It is now four decades since the Iranian revolution had overthrown the autocratic rule of Shah Mohammad Reza Pahlavi and hoisted Ayatollah Khomeini and the mullahs to power, transforming Iran into a theocratic state. The stranglehold of the mullahs has not weakened, and for the past 40 years Iran remains hostage to its bleary past.

The Iranian Revolution of 1979 did not end the country’s misery; it merely replaced one tyranny with another which was far more brutal and oppressive. Iran has been the seat of some of the mightiest and most refined civilisations for centuries, and the Iranian people are not easily fooled. Thousands of them had left Iran since the Ayatollahs had taken over, and the young and vibrant society refuses to be guided by the diktat of the conservative mullahs who want to enforce an Islamic state through the dreaded Islamic Revolutionary Guard Corps, the millionstrong State instrument of oppression.

Protests orchestrated by the rebellious youth occur regularly, and these are suppressed with brutality. Elections are largely stage-managed, though the margin of victory indicates the popularity of the elected leader. There is practically no opposition, and it is unlikely that another revolution would overthrow the present regime anytime soon. Iran’s hostile relations with the West, especially the USA, continued till the late 1990s, when the moderate Mohammad Khatami became the President in 1997 after a landslide victory.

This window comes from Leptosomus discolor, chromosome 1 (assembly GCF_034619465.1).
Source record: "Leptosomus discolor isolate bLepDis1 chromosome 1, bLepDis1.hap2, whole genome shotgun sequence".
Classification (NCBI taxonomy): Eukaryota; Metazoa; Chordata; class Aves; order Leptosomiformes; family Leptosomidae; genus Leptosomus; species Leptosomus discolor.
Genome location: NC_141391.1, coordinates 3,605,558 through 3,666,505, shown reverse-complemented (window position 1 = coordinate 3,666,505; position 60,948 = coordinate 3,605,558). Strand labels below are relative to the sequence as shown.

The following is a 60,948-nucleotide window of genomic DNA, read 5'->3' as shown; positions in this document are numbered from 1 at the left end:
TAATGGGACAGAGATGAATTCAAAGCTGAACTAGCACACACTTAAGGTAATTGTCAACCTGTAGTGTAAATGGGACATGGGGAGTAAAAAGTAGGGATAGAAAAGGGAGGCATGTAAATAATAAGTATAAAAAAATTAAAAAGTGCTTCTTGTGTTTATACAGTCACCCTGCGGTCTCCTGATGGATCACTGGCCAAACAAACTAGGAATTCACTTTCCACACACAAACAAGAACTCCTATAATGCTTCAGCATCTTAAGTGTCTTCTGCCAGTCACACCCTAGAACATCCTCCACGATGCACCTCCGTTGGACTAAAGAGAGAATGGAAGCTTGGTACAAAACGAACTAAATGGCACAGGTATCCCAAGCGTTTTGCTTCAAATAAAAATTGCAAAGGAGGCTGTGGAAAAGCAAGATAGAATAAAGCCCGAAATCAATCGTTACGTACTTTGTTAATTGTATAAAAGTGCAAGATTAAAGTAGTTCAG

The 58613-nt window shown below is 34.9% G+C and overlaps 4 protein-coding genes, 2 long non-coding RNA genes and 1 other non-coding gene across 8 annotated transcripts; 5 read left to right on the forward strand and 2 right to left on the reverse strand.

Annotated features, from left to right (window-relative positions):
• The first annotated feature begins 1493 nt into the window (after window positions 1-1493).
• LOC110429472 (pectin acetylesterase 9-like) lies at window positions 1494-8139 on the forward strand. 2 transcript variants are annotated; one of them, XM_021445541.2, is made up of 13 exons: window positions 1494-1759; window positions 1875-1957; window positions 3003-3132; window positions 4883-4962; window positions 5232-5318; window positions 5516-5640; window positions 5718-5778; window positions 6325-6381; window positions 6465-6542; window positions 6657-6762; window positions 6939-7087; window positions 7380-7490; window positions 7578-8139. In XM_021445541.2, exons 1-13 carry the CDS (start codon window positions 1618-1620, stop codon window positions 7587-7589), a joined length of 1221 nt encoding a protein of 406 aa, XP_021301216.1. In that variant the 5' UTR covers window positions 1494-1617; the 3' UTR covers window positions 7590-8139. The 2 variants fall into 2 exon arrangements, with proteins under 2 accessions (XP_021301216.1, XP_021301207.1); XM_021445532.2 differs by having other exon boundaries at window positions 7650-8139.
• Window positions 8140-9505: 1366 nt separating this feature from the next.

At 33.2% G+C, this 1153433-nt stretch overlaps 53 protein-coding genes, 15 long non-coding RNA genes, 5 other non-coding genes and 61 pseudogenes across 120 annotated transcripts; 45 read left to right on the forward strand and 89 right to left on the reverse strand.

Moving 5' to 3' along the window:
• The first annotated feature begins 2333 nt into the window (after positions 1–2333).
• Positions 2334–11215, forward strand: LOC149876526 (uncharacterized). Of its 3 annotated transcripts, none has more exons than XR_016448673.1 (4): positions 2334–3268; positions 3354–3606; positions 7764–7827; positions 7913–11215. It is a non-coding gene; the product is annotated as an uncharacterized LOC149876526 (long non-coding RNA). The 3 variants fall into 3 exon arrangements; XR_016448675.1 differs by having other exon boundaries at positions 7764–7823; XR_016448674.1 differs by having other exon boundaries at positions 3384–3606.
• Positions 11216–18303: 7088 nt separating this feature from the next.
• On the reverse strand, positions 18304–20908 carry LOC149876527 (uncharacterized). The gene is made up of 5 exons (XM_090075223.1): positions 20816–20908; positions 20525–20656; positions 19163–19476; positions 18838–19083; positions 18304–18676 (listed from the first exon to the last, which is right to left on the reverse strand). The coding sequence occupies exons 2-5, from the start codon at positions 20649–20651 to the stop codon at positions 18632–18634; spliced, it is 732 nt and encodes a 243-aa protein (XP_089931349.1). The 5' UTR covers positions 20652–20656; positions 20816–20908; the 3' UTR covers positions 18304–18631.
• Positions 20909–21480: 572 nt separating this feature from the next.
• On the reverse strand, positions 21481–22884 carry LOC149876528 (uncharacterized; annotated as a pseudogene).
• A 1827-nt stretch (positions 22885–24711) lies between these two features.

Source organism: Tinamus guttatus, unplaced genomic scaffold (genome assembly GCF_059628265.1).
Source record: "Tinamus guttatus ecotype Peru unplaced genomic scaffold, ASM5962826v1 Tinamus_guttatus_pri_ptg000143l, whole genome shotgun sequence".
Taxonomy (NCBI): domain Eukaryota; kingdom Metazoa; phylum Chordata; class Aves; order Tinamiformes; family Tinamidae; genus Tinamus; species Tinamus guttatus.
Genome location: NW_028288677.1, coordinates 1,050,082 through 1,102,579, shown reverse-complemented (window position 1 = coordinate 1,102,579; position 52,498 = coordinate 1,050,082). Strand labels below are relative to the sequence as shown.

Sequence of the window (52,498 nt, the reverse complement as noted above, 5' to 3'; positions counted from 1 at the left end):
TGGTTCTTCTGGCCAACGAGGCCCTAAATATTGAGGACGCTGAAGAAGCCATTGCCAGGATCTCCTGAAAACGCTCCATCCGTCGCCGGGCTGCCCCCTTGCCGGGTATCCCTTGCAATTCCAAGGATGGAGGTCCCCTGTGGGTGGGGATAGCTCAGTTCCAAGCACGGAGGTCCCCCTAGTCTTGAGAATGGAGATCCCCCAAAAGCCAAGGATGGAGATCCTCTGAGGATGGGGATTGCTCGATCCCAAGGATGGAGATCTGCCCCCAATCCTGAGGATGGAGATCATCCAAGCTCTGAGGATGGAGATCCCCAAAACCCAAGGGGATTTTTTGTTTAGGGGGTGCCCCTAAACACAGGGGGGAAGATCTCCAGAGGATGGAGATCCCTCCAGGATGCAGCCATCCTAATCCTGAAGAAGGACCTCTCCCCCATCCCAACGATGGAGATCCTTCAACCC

He wanted to initiate a “dialogue among civilisations” with the US, but hardliners on both sides wouldn’t allow that; in January 2002, George Bush called Iran a part of the ‘Axis of Evil’. An isolated Iran, feeling insecure, was driven to accelerate its ambitious nuclearisation programme through uranium enrichment, news about which became public in late 2002.

It was now the turn of a scared Europe to call for ‘constructive engagement’ with Iran. By 2004, Iran had agreed to halt enrichment when, with the election of Mahmoud Ahmadinejad in 2005 as President, hardliners gained control and enrichment was promptly resumed, inviting western sanctions. This continued till 2013, when the moderate Hassan Rouhani was elected as President. By that time, the country’s economy was on its knees, crippled by sanctions and falling oil prices.